The World Health Organization (WHO) has expressed uncertainty about the effectiveness of vaccines on the Indian variant of coronavirus, which it had already claimed to be deadlier and more infectious
The World Health Organization (WHO) has expressed uncertainty about the effectiveness of vaccines on the Indian variant of coronavirus, which it had already claimed to be deadlier and more infectious.
WHO said the potential impact of these mutations on the effectiveness of vaccines remains uncertain.
The B.1.617 variant first detected in India in October, and now found in 44 countries, has a higher rate of transmission and reduced susceptibility to neutralisation by antibodies.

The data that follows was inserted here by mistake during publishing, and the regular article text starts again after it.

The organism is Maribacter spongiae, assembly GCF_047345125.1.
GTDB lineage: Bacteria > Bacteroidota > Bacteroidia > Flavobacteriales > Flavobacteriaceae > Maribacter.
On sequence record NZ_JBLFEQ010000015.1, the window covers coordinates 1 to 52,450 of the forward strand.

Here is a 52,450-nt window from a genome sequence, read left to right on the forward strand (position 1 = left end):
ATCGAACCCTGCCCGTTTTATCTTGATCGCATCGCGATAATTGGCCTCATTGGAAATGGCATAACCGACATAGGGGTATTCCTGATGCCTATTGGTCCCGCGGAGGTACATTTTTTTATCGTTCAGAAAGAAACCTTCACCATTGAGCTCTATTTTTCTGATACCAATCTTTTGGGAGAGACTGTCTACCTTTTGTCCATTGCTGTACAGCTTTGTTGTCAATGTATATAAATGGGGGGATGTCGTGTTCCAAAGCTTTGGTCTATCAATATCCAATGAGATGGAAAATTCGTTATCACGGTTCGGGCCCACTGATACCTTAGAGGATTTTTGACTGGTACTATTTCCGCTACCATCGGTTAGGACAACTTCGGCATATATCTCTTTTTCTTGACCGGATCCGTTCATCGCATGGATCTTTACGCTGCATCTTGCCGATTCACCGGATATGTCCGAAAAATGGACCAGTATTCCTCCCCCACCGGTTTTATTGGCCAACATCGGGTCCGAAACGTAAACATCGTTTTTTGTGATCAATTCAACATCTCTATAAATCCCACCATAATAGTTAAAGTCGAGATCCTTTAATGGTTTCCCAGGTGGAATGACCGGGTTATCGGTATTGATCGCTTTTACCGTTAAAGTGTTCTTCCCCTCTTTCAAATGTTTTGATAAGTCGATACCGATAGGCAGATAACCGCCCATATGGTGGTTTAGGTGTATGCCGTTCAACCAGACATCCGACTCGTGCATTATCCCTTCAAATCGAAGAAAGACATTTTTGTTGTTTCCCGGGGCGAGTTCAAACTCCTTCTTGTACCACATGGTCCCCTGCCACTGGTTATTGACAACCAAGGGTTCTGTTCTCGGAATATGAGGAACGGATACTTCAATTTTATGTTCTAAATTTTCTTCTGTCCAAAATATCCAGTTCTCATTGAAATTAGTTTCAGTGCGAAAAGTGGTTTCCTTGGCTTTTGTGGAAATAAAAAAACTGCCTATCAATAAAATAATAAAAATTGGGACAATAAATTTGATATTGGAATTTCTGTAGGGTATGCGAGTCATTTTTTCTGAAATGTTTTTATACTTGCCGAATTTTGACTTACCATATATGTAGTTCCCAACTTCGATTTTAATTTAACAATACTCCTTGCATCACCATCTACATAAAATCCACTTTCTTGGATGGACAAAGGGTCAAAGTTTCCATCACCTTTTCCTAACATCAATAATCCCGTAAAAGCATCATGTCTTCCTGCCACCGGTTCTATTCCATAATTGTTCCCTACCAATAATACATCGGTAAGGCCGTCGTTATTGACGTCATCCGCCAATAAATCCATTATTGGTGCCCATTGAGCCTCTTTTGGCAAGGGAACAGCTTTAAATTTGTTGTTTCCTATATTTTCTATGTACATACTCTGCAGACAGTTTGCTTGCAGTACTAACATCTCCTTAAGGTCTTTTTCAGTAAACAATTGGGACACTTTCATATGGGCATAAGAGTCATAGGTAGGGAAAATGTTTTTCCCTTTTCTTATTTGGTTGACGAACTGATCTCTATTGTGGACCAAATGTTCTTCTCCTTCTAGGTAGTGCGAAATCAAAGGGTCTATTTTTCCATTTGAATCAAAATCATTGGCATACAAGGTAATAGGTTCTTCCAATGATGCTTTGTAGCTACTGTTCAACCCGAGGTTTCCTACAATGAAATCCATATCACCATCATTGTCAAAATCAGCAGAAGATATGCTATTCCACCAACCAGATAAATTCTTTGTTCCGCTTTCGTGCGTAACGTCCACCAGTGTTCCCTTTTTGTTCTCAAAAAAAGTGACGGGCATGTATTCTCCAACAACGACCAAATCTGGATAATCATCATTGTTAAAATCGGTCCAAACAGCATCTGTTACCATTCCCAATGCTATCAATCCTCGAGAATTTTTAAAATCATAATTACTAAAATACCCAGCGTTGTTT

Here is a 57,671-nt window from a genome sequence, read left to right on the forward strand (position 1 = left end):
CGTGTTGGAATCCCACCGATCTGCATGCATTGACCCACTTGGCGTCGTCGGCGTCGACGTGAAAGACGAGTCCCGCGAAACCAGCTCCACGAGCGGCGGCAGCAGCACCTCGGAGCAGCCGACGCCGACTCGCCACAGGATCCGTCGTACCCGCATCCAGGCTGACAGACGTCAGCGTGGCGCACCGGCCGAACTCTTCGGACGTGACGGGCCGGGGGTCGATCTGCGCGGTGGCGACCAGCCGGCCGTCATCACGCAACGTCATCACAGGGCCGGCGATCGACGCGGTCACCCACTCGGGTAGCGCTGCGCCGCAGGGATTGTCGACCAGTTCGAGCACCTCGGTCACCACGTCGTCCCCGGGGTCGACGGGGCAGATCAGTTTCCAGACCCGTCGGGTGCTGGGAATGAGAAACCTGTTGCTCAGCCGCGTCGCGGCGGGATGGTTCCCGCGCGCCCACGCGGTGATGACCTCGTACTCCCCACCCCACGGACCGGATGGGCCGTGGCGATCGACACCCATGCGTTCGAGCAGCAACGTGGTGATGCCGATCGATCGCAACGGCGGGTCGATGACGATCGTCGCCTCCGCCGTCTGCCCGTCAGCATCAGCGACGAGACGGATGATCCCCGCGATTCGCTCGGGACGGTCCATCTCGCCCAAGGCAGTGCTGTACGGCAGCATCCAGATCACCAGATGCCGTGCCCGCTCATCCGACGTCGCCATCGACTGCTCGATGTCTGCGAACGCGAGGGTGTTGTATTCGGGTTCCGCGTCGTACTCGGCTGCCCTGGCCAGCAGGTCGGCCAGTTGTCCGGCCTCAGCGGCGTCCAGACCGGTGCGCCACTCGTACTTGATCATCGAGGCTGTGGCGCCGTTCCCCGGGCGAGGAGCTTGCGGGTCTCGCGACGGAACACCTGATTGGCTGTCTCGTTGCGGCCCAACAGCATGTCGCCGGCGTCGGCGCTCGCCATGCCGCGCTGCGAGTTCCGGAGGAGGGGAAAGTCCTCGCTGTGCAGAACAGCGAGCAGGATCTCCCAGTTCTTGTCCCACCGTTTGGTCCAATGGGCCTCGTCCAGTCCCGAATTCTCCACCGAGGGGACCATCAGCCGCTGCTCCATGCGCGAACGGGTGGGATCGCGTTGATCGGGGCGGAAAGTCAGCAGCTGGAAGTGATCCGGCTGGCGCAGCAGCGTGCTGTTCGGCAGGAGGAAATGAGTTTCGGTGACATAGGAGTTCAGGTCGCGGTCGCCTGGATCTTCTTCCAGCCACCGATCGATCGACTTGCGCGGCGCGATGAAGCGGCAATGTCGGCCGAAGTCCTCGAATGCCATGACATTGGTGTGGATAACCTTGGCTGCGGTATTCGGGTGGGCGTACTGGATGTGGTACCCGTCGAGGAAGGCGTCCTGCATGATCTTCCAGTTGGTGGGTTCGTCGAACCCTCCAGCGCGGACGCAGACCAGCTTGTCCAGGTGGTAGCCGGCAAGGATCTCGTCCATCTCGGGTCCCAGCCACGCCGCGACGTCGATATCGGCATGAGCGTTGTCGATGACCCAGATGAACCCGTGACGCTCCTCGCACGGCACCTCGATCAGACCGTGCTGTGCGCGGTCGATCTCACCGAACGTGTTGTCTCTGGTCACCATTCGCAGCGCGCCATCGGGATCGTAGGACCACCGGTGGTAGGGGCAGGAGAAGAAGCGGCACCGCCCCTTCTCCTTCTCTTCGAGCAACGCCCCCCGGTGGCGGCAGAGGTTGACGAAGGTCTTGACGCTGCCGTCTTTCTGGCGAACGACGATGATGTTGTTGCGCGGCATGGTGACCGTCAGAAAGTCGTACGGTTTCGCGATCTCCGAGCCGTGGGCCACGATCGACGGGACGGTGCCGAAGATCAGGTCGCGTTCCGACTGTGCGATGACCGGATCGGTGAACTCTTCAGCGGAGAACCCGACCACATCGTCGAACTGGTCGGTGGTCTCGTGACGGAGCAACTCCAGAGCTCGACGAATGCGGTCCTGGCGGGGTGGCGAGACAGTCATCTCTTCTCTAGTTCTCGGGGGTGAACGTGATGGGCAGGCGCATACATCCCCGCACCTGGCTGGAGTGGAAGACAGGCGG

According to WHO, the B.1.17 variant found in the UK and the India-dominant B.1.617 have "begin to wane in recent weeks".
The UN health body expressed concern stating there are more dangerous mutations of the B.1.617 now - the B.1.617.1 and B.1.617.2.
"Preliminary analyses show B.1.617.1 and B1.617.2 have substantially higher growth rate suggesting potentially higher transmissibility," WHO said in an update.
"B.1.617 sub-lineages appear to have higher rates of transmission, including observed rapid increases in prevalence in multiple countries (moderate evidence available for B.1.617.1 and B.1.617.2)."
The global health body said the potential impact of the B.1.617 variants on the effectiveness of vaccines, medicines and on the chances of reinfection remains uncertain.
"Preliminary laboratory studies awaiting peer review suggest a limited reduction in neutralisation by antibodies; however, real-world impacts may be limited," it said.
Some studies have shown the Pfizer and Moderna vaccines have shown "reduced effectiveness" against variants in India, says WHO.